If you’re under 12, PNB’s Nutcracker is undeniably awesome. The colorful costumes! The big characters! But if you’re reading this, you’re probably somewhere past your preteen years. In that case, this rendition of the classic can be kind of rough. It’s thoroughly kiddie-fied, down to the overly simplistic choregraphy devoid of any wow moments and generally generic feel (the old Stowell/Sendak Nutcracker was miles more unique and had a tinge of darker depth). Maybe try out one of the smaller regional productions—like the ones by Tacoma City Ballet, Emerald Ballet Theater, or Evergreen City Ballet—for a more homey change of pace this year. McCaw Hall, pnb.org. Thru Dec. 28.

8. Handel’s Messiah

From regional religious choirs to the Seattle Symphony Chorale, there are plenty of chances to catch this Christmas staple. And while it’s certainly timeless, unless you’re a choral diehard or stoutly Christian it’s hard to feel consistently moved by it year after year. See Holiday Event Guide for dates and locations.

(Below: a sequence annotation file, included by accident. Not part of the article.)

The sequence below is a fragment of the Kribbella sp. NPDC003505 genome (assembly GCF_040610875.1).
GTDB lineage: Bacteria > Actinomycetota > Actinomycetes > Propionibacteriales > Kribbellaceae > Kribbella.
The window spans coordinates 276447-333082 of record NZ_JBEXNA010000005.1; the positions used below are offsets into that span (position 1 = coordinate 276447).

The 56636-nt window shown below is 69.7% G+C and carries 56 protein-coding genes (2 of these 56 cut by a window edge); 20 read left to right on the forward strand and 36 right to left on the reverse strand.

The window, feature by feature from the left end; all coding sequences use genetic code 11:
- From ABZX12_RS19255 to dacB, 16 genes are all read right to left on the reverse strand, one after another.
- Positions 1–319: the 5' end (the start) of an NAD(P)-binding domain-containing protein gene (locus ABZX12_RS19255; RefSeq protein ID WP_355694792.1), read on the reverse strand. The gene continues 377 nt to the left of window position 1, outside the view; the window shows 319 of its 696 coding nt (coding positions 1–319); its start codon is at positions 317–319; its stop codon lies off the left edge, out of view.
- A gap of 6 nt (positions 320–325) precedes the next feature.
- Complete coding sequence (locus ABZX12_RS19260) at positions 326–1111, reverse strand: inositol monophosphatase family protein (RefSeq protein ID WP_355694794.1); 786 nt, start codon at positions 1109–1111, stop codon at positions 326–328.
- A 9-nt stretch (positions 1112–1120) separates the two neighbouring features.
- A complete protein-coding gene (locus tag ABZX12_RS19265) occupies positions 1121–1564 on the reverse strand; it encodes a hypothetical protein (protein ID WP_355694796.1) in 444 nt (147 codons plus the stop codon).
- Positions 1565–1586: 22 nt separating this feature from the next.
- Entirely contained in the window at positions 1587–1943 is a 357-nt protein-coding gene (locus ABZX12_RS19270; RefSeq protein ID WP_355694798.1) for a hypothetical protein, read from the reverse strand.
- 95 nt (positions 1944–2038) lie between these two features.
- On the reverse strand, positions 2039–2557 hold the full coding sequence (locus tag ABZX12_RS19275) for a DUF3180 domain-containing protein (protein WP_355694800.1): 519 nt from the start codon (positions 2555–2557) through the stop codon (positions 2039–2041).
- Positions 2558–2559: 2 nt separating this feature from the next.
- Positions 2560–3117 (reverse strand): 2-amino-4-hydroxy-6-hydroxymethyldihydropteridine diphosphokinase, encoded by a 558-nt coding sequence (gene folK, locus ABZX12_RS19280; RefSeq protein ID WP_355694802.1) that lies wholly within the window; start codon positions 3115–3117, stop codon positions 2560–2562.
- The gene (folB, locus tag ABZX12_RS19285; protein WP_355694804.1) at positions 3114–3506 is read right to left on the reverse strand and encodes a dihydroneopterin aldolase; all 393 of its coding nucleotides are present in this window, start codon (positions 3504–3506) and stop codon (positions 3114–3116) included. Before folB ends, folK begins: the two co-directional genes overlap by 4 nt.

7. Land of the Sweets: The Burlesque Nutcracker

With veteran dance talent, a nine-piece jazz orchestra interpreting Tchaikovsky, and some risque flair, Verlaine and McCann’s loose reimagination of The Nutcracker offers both steamier-than-usual holiday fare and a solid, professional entry point for those looking to dip their toes into the Seattle burlesque world. The Triple Door, thetripledoor.net. Dec. 7–30.

6. A(n Improvised) Christmas Carol